Things you learned not to do

larryace

"Uncle Larry"
Whatever, as it relates to drums or drumming.

I'll kick this off with saying that if I come in early or late with a backbeat...the next backbeat....I have to quickly self correct and make sure the next backbeat is where it would be if I didn't hit the previous backbeat late or early.

As opposed to shifting the time to the late or early backbeat as the anchor. A no-no. Don't redo the meter period.

Basically, an automatic, meter self-correction feature.

Your turn
 

MrInsanePolack

Platinum Member
Play with my wrists bent wrong. I can hurt myself if I do that. I was quickly moved into German, which I mostly use still.

That's really about it for what I shouldn't do. Most everything has been things I should do.
 

KamaK

Platinum Member
Wing nuts and top felts on cymbals only serve to hide the fact that your cymbal sleeve has worn through, broken, and needs to be replaced.

In addition, I have learned:

Never play poker against a man that has a gold tooth up front.

Never play billiards against anyone whose nickname references their body weight. Fat Tony, Slim Paul, etc.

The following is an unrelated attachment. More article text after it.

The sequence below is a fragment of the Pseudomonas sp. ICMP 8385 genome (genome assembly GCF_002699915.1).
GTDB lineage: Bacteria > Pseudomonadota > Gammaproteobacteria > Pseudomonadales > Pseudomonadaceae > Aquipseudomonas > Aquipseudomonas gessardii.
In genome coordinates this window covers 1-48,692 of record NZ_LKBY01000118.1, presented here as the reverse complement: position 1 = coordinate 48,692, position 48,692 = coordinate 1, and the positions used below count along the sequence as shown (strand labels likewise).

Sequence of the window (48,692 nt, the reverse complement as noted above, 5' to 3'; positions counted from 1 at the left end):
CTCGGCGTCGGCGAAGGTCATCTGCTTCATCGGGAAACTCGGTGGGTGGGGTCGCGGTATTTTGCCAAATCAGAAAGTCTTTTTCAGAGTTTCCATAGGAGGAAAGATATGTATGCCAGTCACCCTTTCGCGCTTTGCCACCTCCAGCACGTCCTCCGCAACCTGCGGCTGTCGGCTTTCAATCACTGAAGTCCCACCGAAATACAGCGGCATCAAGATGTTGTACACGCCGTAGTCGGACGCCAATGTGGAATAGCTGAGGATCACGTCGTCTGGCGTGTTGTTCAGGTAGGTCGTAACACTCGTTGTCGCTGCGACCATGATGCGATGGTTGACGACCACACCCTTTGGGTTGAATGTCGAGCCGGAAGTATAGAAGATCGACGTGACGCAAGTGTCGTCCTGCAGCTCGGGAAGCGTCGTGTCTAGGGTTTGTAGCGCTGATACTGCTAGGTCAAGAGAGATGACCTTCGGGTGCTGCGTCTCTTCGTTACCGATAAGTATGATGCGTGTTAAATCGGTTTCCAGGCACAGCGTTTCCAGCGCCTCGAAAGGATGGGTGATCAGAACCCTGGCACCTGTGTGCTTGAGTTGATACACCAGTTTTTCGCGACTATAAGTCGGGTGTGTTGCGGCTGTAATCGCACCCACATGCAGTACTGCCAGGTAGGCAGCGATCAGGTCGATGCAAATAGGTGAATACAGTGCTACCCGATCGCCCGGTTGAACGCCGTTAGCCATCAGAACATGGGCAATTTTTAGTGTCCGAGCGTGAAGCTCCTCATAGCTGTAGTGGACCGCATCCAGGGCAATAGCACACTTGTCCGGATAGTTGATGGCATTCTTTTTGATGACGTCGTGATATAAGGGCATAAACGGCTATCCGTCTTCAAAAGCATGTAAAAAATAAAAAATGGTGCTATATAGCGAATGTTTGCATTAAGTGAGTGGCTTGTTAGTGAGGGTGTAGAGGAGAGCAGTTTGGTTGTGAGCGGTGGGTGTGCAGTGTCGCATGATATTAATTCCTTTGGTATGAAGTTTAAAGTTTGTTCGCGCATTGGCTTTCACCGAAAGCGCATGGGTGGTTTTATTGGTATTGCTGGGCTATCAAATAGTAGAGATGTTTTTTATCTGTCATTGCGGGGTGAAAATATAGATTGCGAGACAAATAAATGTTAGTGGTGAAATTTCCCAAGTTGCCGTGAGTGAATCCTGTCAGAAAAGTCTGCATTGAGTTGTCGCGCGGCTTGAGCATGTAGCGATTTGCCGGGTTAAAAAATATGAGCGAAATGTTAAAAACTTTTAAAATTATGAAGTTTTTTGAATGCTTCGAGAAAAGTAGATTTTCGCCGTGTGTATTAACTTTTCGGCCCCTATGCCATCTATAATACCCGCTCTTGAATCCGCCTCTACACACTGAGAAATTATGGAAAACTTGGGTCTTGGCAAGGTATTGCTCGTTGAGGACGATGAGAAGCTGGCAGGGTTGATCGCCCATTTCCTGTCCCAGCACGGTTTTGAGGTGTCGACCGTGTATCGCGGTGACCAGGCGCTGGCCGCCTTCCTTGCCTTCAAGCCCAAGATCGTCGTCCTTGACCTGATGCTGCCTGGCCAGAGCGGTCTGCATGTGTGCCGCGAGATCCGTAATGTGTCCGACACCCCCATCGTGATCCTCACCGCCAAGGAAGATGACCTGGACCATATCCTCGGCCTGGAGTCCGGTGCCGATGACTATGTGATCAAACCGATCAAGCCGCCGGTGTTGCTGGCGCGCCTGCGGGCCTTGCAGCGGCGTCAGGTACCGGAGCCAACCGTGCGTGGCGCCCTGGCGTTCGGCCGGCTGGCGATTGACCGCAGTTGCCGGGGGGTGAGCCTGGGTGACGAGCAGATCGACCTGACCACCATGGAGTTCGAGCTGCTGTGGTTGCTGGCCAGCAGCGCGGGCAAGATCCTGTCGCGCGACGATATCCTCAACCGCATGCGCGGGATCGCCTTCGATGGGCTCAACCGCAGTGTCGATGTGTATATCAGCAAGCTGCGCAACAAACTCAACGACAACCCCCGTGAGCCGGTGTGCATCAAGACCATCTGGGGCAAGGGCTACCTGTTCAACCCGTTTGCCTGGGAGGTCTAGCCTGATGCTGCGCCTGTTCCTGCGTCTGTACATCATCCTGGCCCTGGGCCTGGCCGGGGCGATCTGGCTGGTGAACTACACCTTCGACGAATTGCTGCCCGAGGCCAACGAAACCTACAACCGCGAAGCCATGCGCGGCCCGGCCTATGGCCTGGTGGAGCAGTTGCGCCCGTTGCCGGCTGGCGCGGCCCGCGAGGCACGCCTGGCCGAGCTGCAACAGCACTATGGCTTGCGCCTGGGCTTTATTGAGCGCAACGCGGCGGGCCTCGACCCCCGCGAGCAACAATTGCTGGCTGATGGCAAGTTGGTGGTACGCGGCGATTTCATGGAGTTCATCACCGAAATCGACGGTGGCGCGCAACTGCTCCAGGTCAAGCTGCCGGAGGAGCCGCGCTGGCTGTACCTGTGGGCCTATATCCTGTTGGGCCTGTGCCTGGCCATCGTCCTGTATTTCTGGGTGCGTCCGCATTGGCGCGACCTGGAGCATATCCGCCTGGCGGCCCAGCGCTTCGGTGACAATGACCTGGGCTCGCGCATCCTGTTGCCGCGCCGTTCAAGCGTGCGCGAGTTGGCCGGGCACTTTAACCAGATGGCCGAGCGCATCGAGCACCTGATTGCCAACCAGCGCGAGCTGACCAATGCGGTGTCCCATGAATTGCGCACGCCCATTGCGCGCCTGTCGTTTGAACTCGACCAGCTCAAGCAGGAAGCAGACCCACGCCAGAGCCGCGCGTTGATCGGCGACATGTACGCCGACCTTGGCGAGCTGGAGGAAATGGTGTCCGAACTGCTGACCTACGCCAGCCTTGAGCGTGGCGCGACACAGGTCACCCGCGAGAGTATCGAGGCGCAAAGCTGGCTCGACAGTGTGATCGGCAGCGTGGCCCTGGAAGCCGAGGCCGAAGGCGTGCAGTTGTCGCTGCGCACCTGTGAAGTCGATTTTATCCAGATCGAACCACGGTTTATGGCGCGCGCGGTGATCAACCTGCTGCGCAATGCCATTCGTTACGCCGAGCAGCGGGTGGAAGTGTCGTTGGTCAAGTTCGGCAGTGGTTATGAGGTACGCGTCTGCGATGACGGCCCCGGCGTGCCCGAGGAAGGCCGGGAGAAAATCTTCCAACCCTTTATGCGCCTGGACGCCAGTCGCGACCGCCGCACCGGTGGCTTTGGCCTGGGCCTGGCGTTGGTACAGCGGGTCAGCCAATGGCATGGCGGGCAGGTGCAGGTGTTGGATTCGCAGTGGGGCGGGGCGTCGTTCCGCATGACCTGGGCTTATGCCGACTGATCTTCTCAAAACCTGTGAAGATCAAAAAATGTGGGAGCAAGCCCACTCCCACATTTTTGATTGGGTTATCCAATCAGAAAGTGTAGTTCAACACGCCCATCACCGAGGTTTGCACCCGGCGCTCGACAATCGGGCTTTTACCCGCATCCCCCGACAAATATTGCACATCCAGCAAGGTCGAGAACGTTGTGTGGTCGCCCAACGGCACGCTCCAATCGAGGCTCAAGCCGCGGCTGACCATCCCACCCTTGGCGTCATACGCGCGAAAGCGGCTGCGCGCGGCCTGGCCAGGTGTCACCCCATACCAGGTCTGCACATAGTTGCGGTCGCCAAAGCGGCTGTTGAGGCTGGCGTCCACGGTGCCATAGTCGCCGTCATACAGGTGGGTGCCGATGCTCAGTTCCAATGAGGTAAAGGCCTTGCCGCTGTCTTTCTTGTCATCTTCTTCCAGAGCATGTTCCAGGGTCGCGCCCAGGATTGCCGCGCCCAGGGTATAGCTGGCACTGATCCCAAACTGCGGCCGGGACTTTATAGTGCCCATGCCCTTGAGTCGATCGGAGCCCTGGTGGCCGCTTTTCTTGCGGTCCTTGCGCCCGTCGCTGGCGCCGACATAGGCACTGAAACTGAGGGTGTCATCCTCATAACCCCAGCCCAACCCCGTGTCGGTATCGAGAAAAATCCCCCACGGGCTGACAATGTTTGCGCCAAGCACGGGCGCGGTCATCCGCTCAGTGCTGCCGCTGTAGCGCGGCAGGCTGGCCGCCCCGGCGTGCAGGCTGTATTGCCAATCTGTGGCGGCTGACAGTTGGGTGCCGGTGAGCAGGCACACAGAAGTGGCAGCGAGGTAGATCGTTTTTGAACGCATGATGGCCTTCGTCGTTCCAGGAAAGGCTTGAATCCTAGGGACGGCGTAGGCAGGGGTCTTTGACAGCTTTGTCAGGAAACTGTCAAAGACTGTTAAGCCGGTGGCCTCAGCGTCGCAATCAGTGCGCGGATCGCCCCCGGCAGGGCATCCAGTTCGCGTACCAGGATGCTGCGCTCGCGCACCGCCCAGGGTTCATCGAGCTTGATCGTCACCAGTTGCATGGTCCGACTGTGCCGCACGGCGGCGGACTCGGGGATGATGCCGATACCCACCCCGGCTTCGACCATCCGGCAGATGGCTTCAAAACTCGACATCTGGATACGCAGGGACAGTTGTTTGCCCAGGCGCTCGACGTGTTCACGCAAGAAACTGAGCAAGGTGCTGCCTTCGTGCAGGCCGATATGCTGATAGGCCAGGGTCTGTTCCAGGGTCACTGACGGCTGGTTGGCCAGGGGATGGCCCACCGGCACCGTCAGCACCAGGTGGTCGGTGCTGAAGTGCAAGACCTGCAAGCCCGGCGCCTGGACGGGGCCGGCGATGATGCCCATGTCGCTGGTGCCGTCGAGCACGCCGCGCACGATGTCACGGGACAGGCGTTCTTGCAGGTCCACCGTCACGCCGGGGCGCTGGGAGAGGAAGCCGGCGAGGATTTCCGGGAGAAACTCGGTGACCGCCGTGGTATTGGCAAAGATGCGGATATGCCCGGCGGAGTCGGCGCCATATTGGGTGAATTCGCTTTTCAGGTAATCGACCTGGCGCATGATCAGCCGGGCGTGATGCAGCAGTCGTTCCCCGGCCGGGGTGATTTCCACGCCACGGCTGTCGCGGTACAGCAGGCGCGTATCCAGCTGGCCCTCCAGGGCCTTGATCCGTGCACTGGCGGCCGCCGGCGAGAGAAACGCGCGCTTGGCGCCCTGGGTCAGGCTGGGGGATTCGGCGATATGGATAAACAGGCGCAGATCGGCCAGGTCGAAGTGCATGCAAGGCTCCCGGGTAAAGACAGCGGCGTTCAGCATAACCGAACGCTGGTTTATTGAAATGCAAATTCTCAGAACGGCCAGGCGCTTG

planoranger

Junior Member
Never overplay. Never play out of balance dynamically. Never think you are "above the music"...if you are a "hired gun", they are not asking your opinion, just shut up and play.
Please don't ask me how I know these things.
 

rhumbagirl

Senior Member
Never mount a mic on a drum rack. Mount directly to the drum or use a separate stand.

But I confess, this is a tough question for a non-professional like myself. With no serious gigs lined up as far as the eye can see, I'm mostly in a dream world every day asking myself "What if?". What are the possibilities? What should I work on? What can I do here? What can I do there?

Perhaps I hate this question as much as George Carlin hates the LED segments on a digital clock face.
 

mikyok

Platinum Member
Relaxing when playing, I was Mr White Knuckle Ride in my teens.

The more you try and force something the worse it sounds.

Also not to leave my sticks and stool out/setup before and in between sets. Keeps the idiots away.
 

rhumbagirl

Senior Member
Stop listening to people telling you what to do or what not to do. Do what YOU do.
Well said unless you make your living playing drums and all the rules that have to be followed in that realm. But then there are the drum gods that get to do whatever they want - Vinnie once fired up a cigarette in the middle of "Tumba" at the Blue Note in Tokyo.
 
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GOOSE72

Well-known member
Well said unless you make your living playing drums and all the rules that have to be followed in that realm. But then there are the drum gods get to do whatever they want - Vinnie once fired up a cigarette in the middle of "Tumba" at the Blue Note in Tokyo.
I don't make my living playing drums and I have no rules regarding drums.
 

C.M. Jones

Well-known member